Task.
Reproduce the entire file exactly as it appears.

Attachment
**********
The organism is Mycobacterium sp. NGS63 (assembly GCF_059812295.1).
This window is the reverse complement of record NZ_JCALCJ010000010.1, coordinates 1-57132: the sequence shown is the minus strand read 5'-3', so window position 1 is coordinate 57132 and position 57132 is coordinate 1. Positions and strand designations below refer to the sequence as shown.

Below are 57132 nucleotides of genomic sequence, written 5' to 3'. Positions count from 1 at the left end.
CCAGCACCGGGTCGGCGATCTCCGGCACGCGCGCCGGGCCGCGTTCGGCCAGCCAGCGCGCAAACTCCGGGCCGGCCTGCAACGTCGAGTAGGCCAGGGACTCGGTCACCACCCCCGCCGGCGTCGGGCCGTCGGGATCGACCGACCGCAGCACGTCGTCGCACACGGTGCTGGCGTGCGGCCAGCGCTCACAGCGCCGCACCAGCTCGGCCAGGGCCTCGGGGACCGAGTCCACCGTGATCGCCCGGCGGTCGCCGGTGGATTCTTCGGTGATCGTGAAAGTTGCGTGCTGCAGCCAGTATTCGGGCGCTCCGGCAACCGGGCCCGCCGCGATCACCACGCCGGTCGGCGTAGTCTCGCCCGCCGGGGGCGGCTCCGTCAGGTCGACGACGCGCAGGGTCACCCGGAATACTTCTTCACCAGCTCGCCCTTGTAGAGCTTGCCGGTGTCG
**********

The organism is Mycobacterium sp. NGS63 (assembly GCF_059812295.1).
This window is the reverse complement of record NZ_JCALCJ010000010.1, coordinates 1-57132: the sequence shown is the minus strand read 5'-3', so window position 1 is coordinate 57132 and position 57132 is coordinate 1. Positions and strand designations below refer to the sequence as shown.

Below are 57132 nucleotides of genomic sequence, written 5' to 3'. Positions count from 1 at the left end.
CCAGCACCGGGTCGGCGATCTCCGGCACGCGCGCCGGGCCGCGTTCGGCCAGCCAGCGCGCAAACTCCGGGCCGGCCTGCAACGTCGAGTAGGCCAGGGACTCGGTCACCACCCCCGCCGGCGTCGGGCCGTCGGGATCGACCGACCGCAGCACGTCGTCGCACACGGTGCTGGCGTGCGGCCAGCGCTCACAGCGCCGCACCAGCTCGGCCAGGGCCTCGGGGACCGAGTCCACCGTGATCGCCCGGCGGTCGCCGGTGGATTCTTCGGTGATCGTGAAAGTTGCGTGCTGCAGCCAGTATTCGGGCGCTCCGGCAACCGGGCCCGCCGCGATCACCACGCCGGTCGGCGTAGTCTCGCCCGCCGGGGGCGGCTCCGTCAGGTCGACGACGCGCAGGGTCACCCGGAATACTTCTTCACCAGCTCGCCCTTGTAGAGCTTGCCGGTGTCG